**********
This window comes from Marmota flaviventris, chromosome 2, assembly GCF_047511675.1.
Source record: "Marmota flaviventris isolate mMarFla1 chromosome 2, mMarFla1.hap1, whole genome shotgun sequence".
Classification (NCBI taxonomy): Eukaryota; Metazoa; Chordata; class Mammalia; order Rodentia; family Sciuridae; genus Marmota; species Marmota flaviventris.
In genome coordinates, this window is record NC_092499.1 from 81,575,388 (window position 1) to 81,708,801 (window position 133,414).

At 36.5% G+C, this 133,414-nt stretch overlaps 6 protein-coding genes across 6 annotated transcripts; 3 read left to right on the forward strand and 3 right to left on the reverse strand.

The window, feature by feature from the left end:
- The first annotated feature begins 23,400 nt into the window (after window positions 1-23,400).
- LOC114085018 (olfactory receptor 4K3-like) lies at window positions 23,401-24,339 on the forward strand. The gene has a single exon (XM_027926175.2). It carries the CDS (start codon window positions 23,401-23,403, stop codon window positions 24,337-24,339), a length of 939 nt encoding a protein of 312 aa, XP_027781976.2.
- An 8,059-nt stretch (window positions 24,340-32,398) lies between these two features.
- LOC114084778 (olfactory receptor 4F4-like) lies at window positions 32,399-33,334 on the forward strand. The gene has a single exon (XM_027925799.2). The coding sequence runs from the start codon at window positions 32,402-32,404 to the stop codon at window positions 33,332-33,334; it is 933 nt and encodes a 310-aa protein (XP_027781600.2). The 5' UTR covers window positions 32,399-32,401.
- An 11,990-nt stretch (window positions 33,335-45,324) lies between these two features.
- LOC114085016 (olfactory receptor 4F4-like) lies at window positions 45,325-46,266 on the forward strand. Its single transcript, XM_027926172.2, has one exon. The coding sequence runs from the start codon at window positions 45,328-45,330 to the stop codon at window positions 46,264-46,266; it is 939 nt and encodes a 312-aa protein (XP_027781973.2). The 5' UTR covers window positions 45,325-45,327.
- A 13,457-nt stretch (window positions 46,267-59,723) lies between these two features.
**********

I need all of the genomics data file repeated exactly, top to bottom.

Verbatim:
This window comes from Marmota flaviventris, chromosome 2, assembly GCF_047511675.1.
Source record: "Marmota flaviventris isolate mMarFla1 chromosome 2, mMarFla1.hap1, whole genome shotgun sequence".
Classification (NCBI taxonomy): Eukaryota; Metazoa; Chordata; class Mammalia; order Rodentia; family Sciuridae; genus Marmota; species Marmota flaviventris.
In genome coordinates, this window is record NC_092499.1 from 81,575,388 (window position 1) to 81,708,801 (window position 133,414).

At 36.5% G+C, this 133,414-nt stretch overlaps 6 protein-coding genes across 6 annotated transcripts; 3 read left to right on the forward strand and 3 right to left on the reverse strand.

The window, feature by feature from the left end:
- The first annotated feature begins 23,400 nt into the window (after window positions 1-23,400).
- LOC114085018 (olfactory receptor 4K3-like) lies at window positions 23,401-24,339 on the forward strand. The gene has a single exon (XM_027926175.2). It carries the CDS (start codon window positions 23,401-23,403, stop codon window positions 24,337-24,339), a length of 939 nt encoding a protein of 312 aa, XP_027781976.2.
- An 8,059-nt stretch (window positions 24,340-32,398) lies between these two features.
- LOC114084778 (olfactory receptor 4F4-like) lies at window positions 32,399-33,334 on the forward strand. The gene has a single exon (XM_027925799.2). The coding sequence runs from the start codon at window positions 32,402-32,404 to the stop codon at window positions 33,332-33,334; it is 933 nt and encodes a 310-aa protein (XP_027781600.2). The 5' UTR covers window positions 32,399-32,401.
- An 11,990-nt stretch (window positions 33,335-45,324) lies between these two features.
- LOC114085016 (olfactory receptor 4F4-like) lies at window positions 45,325-46,266 on the forward strand. Its single transcript, XM_027926172.2, has one exon. The coding sequence runs from the start codon at window positions 45,328-45,330 to the stop codon at window positions 46,264-46,266; it is 939 nt and encodes a 312-aa protein (XP_027781973.2). The 5' UTR covers window positions 45,325-45,327.
- A 13,457-nt stretch (window positions 46,267-59,723) lies between these two features.